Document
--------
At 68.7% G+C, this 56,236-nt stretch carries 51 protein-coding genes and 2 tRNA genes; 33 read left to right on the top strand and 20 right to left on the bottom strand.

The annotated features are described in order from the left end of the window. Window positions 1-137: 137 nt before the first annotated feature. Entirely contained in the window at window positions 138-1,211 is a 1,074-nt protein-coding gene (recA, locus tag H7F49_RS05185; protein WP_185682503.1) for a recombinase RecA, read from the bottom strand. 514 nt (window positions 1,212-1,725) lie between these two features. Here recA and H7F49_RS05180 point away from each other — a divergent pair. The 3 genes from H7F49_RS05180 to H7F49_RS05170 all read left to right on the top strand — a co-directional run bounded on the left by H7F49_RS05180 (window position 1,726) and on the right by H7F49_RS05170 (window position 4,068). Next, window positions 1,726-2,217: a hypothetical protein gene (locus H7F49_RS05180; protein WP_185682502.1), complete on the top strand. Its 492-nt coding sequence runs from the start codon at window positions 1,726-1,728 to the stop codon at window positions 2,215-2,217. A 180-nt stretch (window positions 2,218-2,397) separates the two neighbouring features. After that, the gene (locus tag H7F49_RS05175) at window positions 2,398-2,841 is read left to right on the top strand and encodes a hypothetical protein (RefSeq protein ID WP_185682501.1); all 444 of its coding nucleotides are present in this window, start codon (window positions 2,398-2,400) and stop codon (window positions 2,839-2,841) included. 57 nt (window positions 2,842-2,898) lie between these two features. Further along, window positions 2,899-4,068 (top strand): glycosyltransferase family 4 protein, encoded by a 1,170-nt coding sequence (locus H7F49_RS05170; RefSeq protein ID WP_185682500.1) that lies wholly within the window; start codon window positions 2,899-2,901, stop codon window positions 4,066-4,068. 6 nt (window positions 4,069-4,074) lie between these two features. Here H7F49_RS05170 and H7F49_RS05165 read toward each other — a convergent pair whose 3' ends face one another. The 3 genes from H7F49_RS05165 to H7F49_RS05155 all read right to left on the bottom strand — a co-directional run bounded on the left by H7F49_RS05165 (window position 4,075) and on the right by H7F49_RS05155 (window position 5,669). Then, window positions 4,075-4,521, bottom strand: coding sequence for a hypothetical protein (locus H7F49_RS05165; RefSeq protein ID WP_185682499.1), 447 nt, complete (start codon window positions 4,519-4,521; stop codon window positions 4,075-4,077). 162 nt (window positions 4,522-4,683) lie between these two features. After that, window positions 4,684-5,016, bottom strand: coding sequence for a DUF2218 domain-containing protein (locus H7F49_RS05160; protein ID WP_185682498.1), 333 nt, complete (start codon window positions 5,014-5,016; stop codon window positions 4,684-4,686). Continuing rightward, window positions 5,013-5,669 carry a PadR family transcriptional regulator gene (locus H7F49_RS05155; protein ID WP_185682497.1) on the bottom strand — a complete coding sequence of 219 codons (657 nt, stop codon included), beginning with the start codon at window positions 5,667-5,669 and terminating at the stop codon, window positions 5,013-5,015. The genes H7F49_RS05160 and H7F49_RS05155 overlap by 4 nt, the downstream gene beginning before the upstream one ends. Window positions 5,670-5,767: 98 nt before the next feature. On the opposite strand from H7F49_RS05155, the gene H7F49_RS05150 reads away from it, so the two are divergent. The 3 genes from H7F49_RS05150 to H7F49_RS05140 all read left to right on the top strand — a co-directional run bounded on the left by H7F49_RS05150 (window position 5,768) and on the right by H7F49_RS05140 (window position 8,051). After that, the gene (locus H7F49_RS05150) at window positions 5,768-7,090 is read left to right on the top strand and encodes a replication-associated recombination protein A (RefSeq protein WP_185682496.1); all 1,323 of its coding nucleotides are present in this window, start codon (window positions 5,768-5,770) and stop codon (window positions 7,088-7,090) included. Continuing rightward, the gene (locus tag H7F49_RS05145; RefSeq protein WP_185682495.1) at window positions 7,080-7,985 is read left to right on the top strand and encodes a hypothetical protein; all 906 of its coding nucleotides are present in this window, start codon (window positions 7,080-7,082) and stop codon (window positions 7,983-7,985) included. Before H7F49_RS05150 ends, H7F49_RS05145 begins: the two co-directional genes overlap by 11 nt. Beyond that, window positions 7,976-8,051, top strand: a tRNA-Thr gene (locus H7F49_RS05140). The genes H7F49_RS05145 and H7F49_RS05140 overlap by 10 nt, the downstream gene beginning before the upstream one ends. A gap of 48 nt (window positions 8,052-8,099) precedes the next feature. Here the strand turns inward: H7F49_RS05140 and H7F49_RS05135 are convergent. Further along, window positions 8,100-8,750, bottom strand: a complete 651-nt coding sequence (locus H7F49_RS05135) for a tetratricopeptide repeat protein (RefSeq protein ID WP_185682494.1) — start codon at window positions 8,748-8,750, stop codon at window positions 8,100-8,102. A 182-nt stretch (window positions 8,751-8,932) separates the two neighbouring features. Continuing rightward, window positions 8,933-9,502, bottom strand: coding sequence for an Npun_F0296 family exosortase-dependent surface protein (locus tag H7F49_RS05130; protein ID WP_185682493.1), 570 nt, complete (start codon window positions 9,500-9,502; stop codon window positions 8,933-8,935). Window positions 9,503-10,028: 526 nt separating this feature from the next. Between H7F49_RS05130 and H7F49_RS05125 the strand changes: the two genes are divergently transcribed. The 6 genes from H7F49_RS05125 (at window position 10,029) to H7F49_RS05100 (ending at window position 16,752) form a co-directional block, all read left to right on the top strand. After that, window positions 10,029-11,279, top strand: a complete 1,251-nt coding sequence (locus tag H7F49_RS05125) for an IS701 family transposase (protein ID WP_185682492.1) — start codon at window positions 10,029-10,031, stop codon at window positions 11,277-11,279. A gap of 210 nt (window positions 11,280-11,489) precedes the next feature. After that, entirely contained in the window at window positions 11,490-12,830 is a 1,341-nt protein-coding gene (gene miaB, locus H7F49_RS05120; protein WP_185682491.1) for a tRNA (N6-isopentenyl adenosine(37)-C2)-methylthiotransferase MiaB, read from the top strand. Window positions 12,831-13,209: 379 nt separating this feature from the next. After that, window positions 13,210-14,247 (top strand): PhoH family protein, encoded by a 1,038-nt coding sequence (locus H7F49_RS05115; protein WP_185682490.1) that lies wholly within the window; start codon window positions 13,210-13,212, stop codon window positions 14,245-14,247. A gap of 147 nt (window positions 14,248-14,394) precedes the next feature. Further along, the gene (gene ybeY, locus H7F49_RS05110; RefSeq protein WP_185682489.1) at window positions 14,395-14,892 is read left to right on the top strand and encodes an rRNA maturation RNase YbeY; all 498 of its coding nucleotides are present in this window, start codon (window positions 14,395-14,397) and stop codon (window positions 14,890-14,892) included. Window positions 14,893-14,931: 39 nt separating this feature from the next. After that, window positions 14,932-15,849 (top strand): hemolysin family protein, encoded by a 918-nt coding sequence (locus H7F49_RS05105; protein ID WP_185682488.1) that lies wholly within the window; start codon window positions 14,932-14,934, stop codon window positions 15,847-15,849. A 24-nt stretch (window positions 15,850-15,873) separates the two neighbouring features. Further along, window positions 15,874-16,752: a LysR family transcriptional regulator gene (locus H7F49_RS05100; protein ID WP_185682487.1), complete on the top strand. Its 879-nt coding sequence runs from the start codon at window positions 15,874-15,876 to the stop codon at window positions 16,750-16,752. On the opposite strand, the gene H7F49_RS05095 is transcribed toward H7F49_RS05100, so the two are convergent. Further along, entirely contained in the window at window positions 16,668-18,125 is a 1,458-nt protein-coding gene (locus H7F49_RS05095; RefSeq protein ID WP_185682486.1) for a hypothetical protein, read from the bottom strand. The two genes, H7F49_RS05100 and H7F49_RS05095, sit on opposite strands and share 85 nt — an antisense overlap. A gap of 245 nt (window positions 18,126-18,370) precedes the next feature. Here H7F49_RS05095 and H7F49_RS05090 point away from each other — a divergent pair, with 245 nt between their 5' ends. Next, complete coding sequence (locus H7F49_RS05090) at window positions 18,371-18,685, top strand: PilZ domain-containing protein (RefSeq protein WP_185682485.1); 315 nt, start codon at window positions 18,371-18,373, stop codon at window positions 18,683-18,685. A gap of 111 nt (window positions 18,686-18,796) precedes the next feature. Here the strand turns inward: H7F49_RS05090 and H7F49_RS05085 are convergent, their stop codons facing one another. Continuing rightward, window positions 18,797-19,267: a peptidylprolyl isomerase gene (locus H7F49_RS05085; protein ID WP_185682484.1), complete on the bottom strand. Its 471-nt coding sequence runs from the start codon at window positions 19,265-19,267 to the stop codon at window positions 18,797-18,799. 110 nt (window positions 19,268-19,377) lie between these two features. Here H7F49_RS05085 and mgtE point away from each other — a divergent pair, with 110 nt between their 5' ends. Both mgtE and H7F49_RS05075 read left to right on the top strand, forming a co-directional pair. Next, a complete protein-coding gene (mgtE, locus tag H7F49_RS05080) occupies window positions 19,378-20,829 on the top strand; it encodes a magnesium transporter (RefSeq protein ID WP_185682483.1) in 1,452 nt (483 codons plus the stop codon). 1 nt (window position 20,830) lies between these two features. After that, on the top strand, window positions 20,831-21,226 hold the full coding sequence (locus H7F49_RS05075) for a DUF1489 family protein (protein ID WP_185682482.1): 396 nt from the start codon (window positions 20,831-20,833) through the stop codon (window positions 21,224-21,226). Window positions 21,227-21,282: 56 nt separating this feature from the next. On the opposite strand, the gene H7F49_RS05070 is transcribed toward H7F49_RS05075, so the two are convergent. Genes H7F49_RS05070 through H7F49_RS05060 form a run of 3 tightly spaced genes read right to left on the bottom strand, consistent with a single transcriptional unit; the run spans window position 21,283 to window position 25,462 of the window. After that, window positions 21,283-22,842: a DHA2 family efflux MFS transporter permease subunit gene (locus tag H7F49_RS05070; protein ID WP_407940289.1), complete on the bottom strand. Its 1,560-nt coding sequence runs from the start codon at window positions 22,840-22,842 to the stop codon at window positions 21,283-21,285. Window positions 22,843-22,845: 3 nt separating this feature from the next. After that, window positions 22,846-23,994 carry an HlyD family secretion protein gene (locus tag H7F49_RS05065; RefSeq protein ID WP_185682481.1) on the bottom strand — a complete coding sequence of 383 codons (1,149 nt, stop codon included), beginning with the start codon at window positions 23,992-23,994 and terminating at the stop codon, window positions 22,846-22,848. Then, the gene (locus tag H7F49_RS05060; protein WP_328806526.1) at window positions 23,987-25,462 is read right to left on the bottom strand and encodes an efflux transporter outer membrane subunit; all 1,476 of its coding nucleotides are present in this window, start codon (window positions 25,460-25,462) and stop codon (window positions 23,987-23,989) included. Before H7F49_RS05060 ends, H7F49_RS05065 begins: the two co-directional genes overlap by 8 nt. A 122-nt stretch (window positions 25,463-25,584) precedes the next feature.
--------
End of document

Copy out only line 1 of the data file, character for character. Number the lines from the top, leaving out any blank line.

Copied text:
At 68.7% G+C, this 56,236-nt stretch carries 51 protein-coding genes and 2 tRNA genes; 33 read left to right on the top strand and 20 right to left on the bottom strand.